In this sustainability Video Project, Brian Schmatz, a graduate student in the Reynolds Group provides details on his involvement with the Georgia Tech sustainability initiative, and in particular the Gloves Recycling Program, as part of being a green lab.
You can watch the video here.
The 4th Annual SPN Graduate Symposium was held on March 9th in MoSE 1201A
Professor Brent S. Sumerlin, from the University of Florida, spoke on February 28, 2018.
Transparent wood composites have high strength, toughness, thermal insulation, and excellent transmissivity, and offer a route to replace glass for diffusely transmitting windows. STAMI-GTPN and -COPE Professor John Reynolds' group has used conjugated-polymer-based electrochromic materials and transparent wood to create devices that switch on-demand. The devices exhibit a vibrant magenta-to-clear color change that results from a remarkably colorless bleached state. Published in Chemistry and Sustainability (ChemSusChem).
Professor Bradley Chmelka, from University of California at Santa Barbara spoke on January 16, 2018.
STAMI held its inaugural Industrial Partners Day and Exposition on October 19th-20th at Geogria Tech's Historic Academy of Medicine in Midtown Atlanta. The event was attended by over 20 different companies interested in advanced materials and interfaces and by over 150 Georgia Tech faculty, students, and researchers from a variety of schools within the College of Engineering and the College of Science. Professor George M. Whitesides from Harvard University delivered the Keynote Address while both Georgia Tech faculty and Industrial speakers participated in presentations and networking opportunties.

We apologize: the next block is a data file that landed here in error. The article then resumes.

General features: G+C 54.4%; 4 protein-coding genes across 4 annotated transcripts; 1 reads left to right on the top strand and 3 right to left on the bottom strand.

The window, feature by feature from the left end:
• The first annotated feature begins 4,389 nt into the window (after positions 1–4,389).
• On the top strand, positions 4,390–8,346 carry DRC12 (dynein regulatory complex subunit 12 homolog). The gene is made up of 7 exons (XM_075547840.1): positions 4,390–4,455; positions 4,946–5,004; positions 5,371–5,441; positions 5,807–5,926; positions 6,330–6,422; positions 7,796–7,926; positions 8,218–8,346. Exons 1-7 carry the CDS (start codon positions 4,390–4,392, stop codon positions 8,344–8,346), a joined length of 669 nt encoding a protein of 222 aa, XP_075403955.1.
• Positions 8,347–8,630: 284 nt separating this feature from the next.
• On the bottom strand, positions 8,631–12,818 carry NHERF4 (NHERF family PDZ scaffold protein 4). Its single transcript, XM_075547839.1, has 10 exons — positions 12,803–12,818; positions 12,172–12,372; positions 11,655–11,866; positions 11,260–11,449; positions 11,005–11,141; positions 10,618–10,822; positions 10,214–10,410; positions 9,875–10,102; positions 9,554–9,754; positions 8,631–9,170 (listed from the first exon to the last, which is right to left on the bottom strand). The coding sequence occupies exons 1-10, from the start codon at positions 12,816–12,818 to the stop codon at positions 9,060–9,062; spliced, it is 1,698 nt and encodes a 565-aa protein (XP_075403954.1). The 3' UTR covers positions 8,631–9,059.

GTPN-COPE researchers have microfluidically prepared microcapsules with of a fluidic photon upconverting core and photonic shell from a triple emulsion as a template. The achievable dimensions and compositional flexibility of the upconverting core and photonic shell suggest a range of opportunities the future design of low-threshold photonic devices.
Professor Seth Marder, from the Georgia Tech Schools of Chemistry and Biochemistry and Materials Science and Engineering, has been elected as a Fellow of the National Academy of Inventors (NAI). According to the NAI, "Election to NAI Fellow status is the highest professional distinction accorded solely to academic inventors who have demonstrated a prolific spirit of innovation in creating or facilitating outstanding inventions that have made a tangible impact on quality of life, economic development, and welfare of society." Professor Marder is the first NAI fellow from the Georgia Tech College of Sciences. Read more here.